Conrad Prebys Center for Chemical Genomics

Collaborating with Pfizer to speed drug discovery

Collaborating with Pfizer to speed drug discovery

Sanford-Burnham is the latest research organization to partner with Pfizer, Inc. as part of Pfizer’s commitment to transforming research and development through a focus on translational medicine...

Florida Translational Research Program

Florida Translational Research Program

The purpose of the Florida Translational Research Program is to establish a pipeline of potential new medicines based on laboratory research discoveries in the State of Florida.

Searching for new cancer drugs

Searching for new cancer drugs

Researchers used robotic technology and automated microscopy to screen a library of pharmacologically active compound...

TRI establishes new research paradigm for metabolic diseases

TRI establishes new research paradigm for metabolic diseases

Florida Hospital and Sanford-Burnham today celebrate the opening of the Florida Hospital – Sanford-Burnham Translational Research Institute for Metabolism and Diabetes’ (TRI)...

What is “Disease in a Dish?”

What is “Disease in a Dish?”

"Disease in a dish” is a cutting-edge, stem cell-based strategy that allows researchers to study an individual patient’s cells in a laboratory dish...

Our industrial-scale drug discovery capabilities enable scientists at Sanford-Burnham and elsewhere to directly translate their scientific breakthroughs into the medicines of tomorrow.

- Michael Jackson, Ph.D.

Vice President of Drug Discovery and Development

Chemical Genomics at Sanford-Burnham:
Reinventing how new drugs are discovered

Conrad Prebys Center for Chemical GenomicsThe exceptional
translational capabilities
of the Prebys Center

Where do new medicines come from? In the past, large pharmaceutical companies were solely responsible for most drug discovery. Due to high costs and pressures to “fill the pipeline” faster, pharmaceutical companies frequently move away from drug discovery efforts that are deemed risky, especially for “orphan” diseases that are unprofitable for investors. In 2005, the National Institutes of Health announced a 9-year initiative to bridge the gap between basic research carried out in academic research laboratories and FDA approval of new medicines.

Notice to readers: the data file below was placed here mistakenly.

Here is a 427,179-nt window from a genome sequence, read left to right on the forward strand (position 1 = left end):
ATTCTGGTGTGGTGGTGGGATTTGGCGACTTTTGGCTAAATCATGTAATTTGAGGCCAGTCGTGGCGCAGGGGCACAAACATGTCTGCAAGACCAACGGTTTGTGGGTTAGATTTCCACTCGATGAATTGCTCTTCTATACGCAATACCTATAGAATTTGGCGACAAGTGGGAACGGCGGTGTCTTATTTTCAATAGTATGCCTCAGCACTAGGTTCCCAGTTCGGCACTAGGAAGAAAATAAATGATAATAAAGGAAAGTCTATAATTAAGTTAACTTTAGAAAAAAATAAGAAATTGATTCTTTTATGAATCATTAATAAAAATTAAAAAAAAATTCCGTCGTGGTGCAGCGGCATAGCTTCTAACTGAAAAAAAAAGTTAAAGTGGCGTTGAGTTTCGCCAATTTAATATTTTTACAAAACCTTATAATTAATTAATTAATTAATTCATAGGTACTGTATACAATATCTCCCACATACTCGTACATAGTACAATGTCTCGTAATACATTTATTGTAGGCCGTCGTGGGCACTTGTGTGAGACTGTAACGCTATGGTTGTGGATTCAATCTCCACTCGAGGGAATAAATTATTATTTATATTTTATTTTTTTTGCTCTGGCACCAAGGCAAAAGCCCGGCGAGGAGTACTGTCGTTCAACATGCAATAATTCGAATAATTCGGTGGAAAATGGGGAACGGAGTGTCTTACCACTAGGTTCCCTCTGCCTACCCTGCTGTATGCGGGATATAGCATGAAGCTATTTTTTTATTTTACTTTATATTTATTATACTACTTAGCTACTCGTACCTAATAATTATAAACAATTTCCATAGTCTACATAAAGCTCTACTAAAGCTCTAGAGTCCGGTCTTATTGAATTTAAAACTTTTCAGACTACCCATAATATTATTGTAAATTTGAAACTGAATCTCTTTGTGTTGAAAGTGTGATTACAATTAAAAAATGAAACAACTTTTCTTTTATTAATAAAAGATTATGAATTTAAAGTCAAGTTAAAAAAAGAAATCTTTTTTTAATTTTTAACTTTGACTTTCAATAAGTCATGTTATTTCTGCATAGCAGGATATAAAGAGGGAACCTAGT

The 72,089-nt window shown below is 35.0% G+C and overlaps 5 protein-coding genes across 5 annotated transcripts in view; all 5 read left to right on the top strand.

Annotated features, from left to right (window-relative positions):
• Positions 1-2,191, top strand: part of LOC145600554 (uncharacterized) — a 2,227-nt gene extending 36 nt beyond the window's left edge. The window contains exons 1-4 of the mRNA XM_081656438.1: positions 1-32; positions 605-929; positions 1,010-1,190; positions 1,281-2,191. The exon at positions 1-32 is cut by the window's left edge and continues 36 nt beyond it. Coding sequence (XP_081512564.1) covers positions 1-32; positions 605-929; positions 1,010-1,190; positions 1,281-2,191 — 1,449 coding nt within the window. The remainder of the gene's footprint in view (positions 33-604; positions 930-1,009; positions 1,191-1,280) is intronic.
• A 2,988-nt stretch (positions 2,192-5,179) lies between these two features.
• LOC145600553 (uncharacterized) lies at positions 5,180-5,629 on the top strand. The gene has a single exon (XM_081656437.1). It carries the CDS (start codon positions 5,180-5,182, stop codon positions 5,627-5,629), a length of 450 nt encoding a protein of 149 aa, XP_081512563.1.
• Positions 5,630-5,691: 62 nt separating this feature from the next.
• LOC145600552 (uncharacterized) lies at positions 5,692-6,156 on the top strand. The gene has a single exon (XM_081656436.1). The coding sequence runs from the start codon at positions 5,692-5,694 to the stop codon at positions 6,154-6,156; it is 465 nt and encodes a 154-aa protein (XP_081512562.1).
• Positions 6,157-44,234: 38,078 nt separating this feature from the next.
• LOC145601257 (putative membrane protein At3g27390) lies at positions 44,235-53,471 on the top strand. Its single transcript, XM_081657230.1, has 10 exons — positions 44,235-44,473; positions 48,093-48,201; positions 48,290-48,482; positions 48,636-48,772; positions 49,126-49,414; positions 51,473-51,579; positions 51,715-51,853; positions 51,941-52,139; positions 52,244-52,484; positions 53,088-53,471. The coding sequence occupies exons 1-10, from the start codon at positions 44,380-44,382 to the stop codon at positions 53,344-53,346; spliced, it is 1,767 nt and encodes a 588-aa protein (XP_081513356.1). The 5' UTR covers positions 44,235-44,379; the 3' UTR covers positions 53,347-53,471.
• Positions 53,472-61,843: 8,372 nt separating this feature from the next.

The first step in the drug discovery process involves screening small molecules (chemicals) to determine their potential to produce innovative tools for use in biological research. The Conrad Prebys Center for Chemical Genomics screens chemical compounds by the millions to find the few that could potentially be developed into new medicines. All of the results from the Prebys Center's activities are placed into a public database called PubChem, made available to all researchers, in both the public and private sector, for their use in studying biology and disease.

Fully Integrated Translational Capabilities

Partnering to translate basic research into preclinical drug leads

We provide a comprehensive suite of capabilities for preclinical small molecule drug discovery, complete with experienced project management to ensure efficient execution of milestones. The Prebys Center partners with investigators at Sanford-Burnham as well as external parties including those from industry and private foundations and universities.

  • Full-scale capabilities and infrastructure which can provide rapid screening on a broad diversity of assays and detection platforms
  • Several fully integrated industrial-scale high-throughput screening (HTS) workstations
  • HTS microscopy/HCS and novel algorithm development for image analysis
  • Full hit-to-probe chemistry and exploratory pharmacology
  • Powerful NMR based Chemical Fragment Screening
  • Highly integrated informatics infrastructure and efficient data mining capabilities
  • Protein production facility
  • Cell production facility for scale-up tissue culture, including ES and iPSC capabilities
  • Project management

 

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